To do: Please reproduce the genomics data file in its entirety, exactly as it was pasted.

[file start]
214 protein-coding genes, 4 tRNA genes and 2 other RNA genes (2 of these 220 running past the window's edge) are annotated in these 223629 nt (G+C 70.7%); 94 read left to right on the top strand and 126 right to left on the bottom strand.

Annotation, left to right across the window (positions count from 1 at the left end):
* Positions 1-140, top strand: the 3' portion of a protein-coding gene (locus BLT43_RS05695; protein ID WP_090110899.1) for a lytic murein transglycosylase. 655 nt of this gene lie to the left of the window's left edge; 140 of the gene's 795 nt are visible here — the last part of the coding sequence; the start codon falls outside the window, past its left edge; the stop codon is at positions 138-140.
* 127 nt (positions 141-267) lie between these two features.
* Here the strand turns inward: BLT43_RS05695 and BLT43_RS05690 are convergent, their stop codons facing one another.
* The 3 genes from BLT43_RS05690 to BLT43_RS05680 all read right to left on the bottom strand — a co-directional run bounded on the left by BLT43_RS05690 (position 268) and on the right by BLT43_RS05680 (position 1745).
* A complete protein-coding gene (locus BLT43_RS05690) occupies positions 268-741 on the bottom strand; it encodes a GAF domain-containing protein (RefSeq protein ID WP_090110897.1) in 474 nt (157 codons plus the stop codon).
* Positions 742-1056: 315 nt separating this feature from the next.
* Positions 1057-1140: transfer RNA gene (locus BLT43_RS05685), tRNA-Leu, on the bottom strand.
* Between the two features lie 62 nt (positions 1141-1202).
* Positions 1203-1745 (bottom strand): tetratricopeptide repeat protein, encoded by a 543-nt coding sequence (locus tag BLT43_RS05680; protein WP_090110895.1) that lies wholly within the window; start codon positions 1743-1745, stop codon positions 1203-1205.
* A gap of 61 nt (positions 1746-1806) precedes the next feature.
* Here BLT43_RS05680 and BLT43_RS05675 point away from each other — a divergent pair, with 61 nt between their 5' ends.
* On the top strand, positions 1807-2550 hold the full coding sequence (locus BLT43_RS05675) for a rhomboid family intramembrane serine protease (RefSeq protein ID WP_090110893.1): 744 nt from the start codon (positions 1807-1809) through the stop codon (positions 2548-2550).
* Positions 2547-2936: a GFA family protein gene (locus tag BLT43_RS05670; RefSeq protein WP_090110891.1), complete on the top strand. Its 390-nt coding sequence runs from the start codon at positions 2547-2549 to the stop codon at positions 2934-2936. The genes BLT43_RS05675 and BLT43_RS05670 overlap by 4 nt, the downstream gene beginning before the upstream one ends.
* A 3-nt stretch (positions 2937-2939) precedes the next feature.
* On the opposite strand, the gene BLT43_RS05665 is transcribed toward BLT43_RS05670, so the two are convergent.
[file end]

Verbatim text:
214 protein-coding genes, 4 tRNA genes and 2 other RNA genes (2 of these 220 running past the window's edge) are annotated in these 223629 nt (G+C 70.7%); 94 read left to right on the top strand and 126 right to left on the bottom strand.

Annotation, left to right across the window (positions count from 1 at the left end):
* Positions 1-140, top strand: the 3' portion of a protein-coding gene (locus BLT43_RS05695; protein ID WP_090110899.1) for a lytic murein transglycosylase. 655 nt of this gene lie to the left of the window's left edge; 140 of the gene's 795 nt are visible here — the last part of the coding sequence; the start codon falls outside the window, past its left edge; the stop codon is at positions 138-140.
* 127 nt (positions 141-267) lie between these two features.
* Here the strand turns inward: BLT43_RS05695 and BLT43_RS05690 are convergent, their stop codons facing one another.
* The 3 genes from BLT43_RS05690 to BLT43_RS05680 all read right to left on the bottom strand — a co-directional run bounded on the left by BLT43_RS05690 (position 268) and on the right by BLT43_RS05680 (position 1745).
* A complete protein-coding gene (locus BLT43_RS05690) occupies positions 268-741 on the bottom strand; it encodes a GAF domain-containing protein (RefSeq protein ID WP_090110897.1) in 474 nt (157 codons plus the stop codon).
* Positions 742-1056: 315 nt separating this feature from the next.
* Positions 1057-1140: transfer RNA gene (locus BLT43_RS05685), tRNA-Leu, on the bottom strand.
* Between the two features lie 62 nt (positions 1141-1202).
* Positions 1203-1745 (bottom strand): tetratricopeptide repeat protein, encoded by a 543-nt coding sequence (locus tag BLT43_RS05680; protein WP_090110895.1) that lies wholly within the window; start codon positions 1743-1745, stop codon positions 1203-1205.
* A gap of 61 nt (positions 1746-1806) precedes the next feature.
* Here BLT43_RS05680 and BLT43_RS05675 point away from each other — a divergent pair, with 61 nt between their 5' ends.
* On the top strand, positions 1807-2550 hold the full coding sequence (locus BLT43_RS05675) for a rhomboid family intramembrane serine protease (RefSeq protein ID WP_090110893.1): 744 nt from the start codon (positions 1807-1809) through the stop codon (positions 2548-2550).
* Positions 2547-2936: a GFA family protein gene (locus tag BLT43_RS05670; RefSeq protein WP_090110891.1), complete on the top strand. Its 390-nt coding sequence runs from the start codon at positions 2547-2549 to the stop codon at positions 2934-2936. The genes BLT43_RS05675 and BLT43_RS05670 overlap by 4 nt, the downstream gene beginning before the upstream one ends.
* A 3-nt stretch (positions 2937-2939) precedes the next feature.
* On the opposite strand, the gene BLT43_RS05665 is transcribed toward BLT43_RS05670, so the two are convergent.